Realizing this is the key to break out of the mindset we are trapped in today. Hopelessness and despair is based on the belief that there is no way out. History shows us repeatedly that we always find a way out. And if there is truly no way out, why be depressed? Isn’t it better to enjoy the last few moments we have before everything goes to shit? Enjoying doesn’t mean bingeing and satisfying every hedonistic impulse that arises within. Joy is not simply about things being right, comfortable, pleasurable, or conforming to our wildly unrealistic expectations.
Change what you enjoy to change how you enjoy
Changing the meaning of joy can open a completely new world for us. And this is not “cheating” (and if it is, what is the problem?). Our current definition of joy has been given to us, but we have never really questioned it, we just quietly accepted it. And this definition keeps us suffering endlessly. Because when life is not conforming to our definition of joy, we have been conditioned to be miserable. When culture gives us the definition of joy, it also tells us how we should feel when we are not in joy.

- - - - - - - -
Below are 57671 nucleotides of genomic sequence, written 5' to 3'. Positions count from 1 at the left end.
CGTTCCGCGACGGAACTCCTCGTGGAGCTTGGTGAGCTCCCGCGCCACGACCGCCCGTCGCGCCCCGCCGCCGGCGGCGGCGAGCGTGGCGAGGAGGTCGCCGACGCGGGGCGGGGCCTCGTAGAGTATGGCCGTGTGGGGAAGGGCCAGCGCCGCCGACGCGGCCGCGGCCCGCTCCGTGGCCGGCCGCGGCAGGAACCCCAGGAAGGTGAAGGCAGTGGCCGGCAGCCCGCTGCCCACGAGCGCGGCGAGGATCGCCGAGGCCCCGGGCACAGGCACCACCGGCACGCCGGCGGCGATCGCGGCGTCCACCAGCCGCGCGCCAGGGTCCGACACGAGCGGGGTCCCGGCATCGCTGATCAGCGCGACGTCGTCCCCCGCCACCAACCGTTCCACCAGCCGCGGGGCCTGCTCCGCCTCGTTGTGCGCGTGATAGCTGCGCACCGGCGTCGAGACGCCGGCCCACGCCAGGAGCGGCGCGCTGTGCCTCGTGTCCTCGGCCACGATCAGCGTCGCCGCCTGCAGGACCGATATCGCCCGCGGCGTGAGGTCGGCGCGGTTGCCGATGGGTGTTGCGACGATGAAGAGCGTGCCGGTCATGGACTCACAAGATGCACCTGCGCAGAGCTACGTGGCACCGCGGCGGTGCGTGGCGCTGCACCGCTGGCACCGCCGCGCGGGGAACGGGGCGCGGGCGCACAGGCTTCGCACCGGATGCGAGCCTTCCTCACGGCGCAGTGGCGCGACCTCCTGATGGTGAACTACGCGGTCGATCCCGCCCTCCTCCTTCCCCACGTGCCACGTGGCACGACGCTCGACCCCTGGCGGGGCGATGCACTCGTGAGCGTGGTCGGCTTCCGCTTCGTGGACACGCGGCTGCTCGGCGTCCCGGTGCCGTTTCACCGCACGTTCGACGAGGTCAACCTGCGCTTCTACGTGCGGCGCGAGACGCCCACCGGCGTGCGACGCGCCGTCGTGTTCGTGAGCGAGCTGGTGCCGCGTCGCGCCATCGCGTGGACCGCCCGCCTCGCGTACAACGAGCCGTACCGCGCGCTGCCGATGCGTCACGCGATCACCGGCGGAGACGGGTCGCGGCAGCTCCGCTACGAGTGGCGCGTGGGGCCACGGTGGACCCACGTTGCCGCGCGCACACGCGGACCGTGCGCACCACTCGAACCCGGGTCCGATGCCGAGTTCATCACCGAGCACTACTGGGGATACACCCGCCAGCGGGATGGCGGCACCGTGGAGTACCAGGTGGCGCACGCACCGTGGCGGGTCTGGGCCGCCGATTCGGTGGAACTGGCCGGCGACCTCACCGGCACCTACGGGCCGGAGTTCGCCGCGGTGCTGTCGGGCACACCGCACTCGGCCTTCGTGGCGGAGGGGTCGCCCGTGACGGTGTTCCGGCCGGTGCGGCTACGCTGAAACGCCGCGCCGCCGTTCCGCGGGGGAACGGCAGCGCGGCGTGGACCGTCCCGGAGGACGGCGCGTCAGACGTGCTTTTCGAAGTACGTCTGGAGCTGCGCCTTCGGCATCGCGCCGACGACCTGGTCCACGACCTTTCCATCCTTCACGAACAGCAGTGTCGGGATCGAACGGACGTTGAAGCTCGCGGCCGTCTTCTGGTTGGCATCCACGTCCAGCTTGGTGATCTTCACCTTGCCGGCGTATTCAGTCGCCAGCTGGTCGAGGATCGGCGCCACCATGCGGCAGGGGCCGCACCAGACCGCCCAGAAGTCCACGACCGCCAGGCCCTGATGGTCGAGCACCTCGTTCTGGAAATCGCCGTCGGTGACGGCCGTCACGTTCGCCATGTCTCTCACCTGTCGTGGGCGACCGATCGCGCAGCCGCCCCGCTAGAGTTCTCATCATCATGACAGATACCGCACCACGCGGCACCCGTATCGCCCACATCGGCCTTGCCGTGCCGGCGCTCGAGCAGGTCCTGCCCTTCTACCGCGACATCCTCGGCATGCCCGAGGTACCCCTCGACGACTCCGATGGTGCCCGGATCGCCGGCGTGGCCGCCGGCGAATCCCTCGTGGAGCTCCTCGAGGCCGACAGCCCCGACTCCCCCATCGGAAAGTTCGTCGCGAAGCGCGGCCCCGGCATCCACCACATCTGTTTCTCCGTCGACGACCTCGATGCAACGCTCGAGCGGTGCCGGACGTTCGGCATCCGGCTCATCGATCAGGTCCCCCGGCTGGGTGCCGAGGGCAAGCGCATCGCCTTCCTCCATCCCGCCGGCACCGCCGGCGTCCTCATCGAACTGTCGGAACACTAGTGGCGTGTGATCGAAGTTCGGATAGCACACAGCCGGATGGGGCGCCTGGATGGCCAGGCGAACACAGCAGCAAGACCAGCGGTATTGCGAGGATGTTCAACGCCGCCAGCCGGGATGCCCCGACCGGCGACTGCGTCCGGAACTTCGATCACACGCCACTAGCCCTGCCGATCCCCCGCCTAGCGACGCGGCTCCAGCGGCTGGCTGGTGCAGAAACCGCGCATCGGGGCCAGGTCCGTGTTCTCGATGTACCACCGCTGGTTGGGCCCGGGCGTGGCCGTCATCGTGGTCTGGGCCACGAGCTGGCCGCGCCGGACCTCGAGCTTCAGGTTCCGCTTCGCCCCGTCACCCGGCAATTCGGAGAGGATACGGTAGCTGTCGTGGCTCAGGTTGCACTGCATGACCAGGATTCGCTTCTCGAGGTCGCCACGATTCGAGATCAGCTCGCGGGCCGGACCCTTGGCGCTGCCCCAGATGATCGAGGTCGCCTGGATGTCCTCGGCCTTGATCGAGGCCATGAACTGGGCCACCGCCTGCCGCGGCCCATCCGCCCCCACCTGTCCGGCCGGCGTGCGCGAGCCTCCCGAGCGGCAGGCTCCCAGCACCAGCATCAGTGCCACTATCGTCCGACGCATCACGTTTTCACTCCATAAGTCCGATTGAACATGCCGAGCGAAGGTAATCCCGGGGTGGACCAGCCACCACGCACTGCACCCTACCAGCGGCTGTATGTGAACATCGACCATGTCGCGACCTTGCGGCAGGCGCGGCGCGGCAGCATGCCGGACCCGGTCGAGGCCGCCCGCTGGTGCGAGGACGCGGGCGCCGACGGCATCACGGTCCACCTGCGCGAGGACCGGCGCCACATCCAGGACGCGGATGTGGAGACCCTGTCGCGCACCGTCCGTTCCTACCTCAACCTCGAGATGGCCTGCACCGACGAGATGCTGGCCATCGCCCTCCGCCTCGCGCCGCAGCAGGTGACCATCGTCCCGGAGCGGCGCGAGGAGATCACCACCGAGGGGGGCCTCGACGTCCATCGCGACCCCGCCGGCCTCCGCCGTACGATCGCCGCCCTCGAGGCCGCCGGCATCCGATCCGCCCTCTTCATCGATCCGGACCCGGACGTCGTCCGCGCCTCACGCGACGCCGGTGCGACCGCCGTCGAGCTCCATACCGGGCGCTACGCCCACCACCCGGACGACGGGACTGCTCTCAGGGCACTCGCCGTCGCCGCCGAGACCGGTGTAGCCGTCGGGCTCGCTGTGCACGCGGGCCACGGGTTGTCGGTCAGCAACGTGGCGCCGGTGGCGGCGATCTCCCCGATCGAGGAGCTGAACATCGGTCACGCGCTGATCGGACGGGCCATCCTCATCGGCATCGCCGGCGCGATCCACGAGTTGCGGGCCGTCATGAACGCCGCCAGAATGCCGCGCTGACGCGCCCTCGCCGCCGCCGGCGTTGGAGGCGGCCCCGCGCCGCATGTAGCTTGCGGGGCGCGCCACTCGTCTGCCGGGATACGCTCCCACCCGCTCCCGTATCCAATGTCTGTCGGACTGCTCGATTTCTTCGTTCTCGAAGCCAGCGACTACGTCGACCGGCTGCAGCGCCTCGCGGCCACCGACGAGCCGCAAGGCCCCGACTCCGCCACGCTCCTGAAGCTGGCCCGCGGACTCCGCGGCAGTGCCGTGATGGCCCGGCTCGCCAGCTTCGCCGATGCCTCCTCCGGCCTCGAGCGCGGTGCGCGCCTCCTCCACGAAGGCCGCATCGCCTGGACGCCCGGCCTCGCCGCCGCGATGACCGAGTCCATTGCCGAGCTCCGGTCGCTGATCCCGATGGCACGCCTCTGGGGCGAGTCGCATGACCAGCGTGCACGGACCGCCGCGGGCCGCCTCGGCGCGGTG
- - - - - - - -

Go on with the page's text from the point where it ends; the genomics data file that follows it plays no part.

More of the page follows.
You can enjoy anything if you are flexible with your inner definition of joy.
There are numerous ways in which culture kills joy. Just have a look at the dictionary definitions of joy:
the emotion evoked by well-being, success, or good fortune or by the prospect of possessing what one desires
a feeling of great pleasure and happiness
If you silently and mindlessly accept this definition (read: if you are one of the sheeple), you will believe our world is rapidly progressing to a joyless doom. Although material desires are being fulfilled faster than ever, our psychological needs and spiritual desires are reaching greater and greater levels of dissatisfaction as we “evolve”. Fulfilling our material desires may give us a degree of joy, but it cannot fulfill the deep emptiness a lot of us are feeling from unfulfilled immaterial desires.
Where is the “Amazon Prime for the Mind and Soul”?
The good news, finally: fulfilling these immaterial desires can give us joy even in a society/world that is imploding into a toxic mess. Getting in touch with your authentic desires and pursuing your passions, fulfilling your deeper needs and desires is an endless source of joy. And what better time than when you believe it is the end of times?
Developing the mindset to enjoy in any state is to develop the mindset of infinity. In this state you realize that life never ends, it just changes. Realizing that hopelessness is just a cultural program, that there is always a way out, is when you can develop an infinitely joyous mindset. It’s only beliefs and stories that keep us trapped in hopelessness, there is no such “real” thing that is telling us it’s over. “Facts and proofs” of despair-creating events are just focused on a particular set of data that doesn’t consider the possibility of [radical] change. This is what has always taken place at extreme moments in history, and there is no reason to believe it will not repeat.
A Drug Called Certainty